Thursday, February 19, 2009

Crisis Of Credit

Found an interesting high-level description of the current financial spanking we're receiving right now:

My problem with the narrative is that it completely under-plays:
1) The damage done by over-leveraged Credit Default Swaps (roughly $43,000,000,000,000 - $70,000,000,000,000 (that's TRILLIONS!) of them were taken out and need to be accounted for. The story only faintly mentions them, but they're a far bigger problem than the number of foreclosures on the market.

2) The fact that the "investment banks" bought the CDOs and put them on their financial books at a value of (X) but have NEVER devalued those CDOs even though everyone knows housing prices have gone down. These are the "toxic papers" we keep hearing about. The CDOs do not have a real value and the banks are refusing to let anyone put a value on them. The banks say they're worth billions, and could only be worth a few pennies on the dollar, if even that much.

3) The fact that not only did we buy too many McMansions, we also bought too many Ford Expeditions, too many 55" flatscreens, and too many Blue Ray Players. We bought so much that the "businesses" had to ramp up to meet our demand. So "The Big Three" automakers got used to selling 15,000,000 cars per year, and builders were used to getting $600/foot for housing in California, and all of these businesses had to "borrow" in order to increase their production. So after about 5 years of binging, we had filled every room and every garage and every warehouse space with crap. Not only did we run out of credit, but we ran out of needs! And suddenly "The Big Three" only need to produce 7,000,000 cars per year. And builder's realized they had more houses than we had families. But the homeowners were in debt to their eyeballs and the businesses had over built and they're in debt to their eyeballs. My point being: the businesses all over sold to the market. Nobody NEEDS to buy any more. We already have everything we NEED for our lives. But our "businesses" are addicted to our over consumption. And our "businesses" are forcing our government to perpetuate the buying and the endless debt. Lower our taxes so we can spend more. Give us a $15K tax credit to buy a house we don't need. Give us a $7K tax credit to buy a car we don't need. And we should all ignore the fact that our government and our "public services" are only alive because of these taxes that we're not going to be paying. And that this money is a debt upon our future generations.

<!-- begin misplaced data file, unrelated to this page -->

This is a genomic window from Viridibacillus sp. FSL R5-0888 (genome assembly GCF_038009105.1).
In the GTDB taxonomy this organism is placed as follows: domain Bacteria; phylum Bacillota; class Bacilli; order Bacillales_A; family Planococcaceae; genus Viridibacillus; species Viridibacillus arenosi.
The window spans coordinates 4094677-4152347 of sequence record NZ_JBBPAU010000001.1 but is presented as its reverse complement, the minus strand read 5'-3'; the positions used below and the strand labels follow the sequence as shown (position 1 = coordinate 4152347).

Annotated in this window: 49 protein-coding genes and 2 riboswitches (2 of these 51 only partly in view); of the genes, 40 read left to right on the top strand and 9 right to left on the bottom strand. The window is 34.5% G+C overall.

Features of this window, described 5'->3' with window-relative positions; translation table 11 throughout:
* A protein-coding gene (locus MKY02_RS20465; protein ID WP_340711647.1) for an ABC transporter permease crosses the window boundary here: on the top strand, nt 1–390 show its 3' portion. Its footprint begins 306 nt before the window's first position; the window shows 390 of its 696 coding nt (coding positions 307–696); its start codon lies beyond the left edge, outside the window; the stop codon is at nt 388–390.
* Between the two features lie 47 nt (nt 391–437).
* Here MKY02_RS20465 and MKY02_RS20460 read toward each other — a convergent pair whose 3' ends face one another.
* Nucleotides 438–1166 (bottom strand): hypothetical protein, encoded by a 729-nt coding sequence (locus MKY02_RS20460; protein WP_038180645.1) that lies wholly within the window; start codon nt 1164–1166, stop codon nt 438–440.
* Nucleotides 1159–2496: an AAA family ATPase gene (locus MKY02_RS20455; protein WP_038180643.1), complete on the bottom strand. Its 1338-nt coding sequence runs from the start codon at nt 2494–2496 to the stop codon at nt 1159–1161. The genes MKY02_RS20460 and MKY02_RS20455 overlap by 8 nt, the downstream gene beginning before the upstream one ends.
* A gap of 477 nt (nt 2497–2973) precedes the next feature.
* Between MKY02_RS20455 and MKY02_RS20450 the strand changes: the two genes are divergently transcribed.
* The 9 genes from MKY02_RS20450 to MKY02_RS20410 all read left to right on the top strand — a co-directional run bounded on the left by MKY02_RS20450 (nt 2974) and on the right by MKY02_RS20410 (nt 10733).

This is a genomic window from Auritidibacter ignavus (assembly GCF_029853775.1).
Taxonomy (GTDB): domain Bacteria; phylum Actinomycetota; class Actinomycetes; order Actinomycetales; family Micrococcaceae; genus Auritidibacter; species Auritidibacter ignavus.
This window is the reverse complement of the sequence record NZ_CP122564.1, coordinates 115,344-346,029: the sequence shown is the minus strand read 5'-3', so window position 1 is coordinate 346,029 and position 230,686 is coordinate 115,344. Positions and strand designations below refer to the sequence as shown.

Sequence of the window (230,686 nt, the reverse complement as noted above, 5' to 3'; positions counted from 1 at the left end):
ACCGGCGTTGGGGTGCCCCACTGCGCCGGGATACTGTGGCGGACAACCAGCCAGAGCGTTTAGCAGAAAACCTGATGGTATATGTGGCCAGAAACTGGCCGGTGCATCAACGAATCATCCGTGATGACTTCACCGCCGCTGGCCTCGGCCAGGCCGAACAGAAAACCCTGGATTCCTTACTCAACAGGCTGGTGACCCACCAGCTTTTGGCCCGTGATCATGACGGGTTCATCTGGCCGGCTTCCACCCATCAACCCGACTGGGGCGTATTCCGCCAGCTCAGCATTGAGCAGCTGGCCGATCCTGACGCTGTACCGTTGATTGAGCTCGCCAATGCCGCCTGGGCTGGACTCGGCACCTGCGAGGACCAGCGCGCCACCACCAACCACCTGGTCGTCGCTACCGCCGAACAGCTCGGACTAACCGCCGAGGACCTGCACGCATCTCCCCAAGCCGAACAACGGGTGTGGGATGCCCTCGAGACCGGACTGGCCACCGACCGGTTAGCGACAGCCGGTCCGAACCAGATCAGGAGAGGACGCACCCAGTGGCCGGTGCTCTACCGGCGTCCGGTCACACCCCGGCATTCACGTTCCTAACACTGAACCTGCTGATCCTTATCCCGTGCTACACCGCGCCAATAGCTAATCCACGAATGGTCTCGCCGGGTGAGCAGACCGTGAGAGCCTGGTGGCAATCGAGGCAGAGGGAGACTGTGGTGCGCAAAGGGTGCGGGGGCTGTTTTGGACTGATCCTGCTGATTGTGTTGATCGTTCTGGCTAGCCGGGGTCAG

Anyway, I propose that unlike the cartoon's theory, the banks could handle people foreclosing. They can't handle paying back the credit default swaps or the damage of re-pricing their CDOs. And our businesses can't handle the adjustment to a non-debt-based economy.

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